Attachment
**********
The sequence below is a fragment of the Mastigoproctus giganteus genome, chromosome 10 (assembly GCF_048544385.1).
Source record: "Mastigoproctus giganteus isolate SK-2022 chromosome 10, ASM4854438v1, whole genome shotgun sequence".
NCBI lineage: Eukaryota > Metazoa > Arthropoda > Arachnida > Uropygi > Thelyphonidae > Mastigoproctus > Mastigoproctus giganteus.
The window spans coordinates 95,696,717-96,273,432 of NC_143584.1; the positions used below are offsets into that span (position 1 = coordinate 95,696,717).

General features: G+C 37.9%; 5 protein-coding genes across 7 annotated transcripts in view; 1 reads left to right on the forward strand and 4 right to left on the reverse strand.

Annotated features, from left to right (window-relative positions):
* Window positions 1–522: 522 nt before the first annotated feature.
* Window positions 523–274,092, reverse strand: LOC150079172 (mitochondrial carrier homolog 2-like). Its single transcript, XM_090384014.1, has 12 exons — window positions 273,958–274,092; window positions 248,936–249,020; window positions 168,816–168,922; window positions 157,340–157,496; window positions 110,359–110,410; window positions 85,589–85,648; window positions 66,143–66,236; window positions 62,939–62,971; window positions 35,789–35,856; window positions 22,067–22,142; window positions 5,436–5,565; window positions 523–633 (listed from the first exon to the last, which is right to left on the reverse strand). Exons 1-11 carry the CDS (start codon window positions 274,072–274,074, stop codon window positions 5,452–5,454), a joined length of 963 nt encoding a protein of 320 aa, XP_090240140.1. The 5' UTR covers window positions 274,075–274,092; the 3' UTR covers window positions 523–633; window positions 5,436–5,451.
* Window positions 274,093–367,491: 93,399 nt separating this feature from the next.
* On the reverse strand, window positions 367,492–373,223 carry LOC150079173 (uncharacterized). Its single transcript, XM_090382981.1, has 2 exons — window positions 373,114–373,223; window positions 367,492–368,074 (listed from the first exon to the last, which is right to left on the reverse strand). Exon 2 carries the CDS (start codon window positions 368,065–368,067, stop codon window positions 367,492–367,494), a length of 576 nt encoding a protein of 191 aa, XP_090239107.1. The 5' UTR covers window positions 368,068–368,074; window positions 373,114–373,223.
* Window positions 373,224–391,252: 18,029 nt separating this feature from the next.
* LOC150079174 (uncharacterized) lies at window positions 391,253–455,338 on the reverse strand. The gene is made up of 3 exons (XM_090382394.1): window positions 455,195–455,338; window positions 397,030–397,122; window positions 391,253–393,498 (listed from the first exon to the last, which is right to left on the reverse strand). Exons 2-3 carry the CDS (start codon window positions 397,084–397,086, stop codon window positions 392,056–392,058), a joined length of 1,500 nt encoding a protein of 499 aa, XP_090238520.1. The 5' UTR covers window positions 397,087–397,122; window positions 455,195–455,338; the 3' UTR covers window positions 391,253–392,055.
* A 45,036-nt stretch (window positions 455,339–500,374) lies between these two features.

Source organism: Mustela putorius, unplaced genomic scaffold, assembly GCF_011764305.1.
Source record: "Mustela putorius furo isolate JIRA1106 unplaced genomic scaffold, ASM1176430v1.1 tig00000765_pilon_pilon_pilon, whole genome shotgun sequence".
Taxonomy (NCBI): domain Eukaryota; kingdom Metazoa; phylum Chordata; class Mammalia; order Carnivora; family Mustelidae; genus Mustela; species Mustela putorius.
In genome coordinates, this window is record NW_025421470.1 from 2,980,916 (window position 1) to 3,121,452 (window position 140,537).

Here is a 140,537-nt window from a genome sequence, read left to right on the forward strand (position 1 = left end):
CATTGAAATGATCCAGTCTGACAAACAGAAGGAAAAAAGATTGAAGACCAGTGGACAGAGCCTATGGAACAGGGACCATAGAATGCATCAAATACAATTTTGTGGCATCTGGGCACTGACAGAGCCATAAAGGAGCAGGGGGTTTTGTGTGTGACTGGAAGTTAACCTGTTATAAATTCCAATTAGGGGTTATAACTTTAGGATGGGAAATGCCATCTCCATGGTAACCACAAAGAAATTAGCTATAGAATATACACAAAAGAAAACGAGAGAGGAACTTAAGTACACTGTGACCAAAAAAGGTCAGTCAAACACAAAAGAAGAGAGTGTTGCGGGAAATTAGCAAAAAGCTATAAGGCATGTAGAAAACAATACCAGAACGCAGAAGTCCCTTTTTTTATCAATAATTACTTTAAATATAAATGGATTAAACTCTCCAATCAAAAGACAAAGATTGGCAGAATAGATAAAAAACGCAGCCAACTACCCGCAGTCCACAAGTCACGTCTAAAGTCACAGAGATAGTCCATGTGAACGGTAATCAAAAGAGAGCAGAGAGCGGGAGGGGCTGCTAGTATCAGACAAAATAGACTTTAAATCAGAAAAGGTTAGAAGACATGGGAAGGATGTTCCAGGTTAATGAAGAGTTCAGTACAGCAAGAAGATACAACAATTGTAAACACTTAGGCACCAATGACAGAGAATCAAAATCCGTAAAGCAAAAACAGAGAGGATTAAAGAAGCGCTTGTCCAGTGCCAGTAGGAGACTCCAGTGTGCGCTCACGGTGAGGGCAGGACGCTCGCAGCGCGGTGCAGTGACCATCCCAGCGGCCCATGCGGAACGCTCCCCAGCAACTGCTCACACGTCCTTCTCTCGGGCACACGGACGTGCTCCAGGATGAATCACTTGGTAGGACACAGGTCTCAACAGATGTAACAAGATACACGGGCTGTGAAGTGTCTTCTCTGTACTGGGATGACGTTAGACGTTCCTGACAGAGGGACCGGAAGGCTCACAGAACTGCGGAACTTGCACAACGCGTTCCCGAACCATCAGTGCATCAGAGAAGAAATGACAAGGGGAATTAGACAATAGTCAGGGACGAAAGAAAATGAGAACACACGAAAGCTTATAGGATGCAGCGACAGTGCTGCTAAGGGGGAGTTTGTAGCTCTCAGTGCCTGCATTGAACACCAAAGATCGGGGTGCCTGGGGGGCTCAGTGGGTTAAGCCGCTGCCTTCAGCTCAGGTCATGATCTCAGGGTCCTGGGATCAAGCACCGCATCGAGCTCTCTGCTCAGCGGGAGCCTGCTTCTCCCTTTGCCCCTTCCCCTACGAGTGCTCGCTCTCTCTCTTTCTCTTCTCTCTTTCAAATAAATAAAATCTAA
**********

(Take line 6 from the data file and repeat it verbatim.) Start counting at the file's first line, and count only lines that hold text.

Annotated features, from left to right (window-relative positions):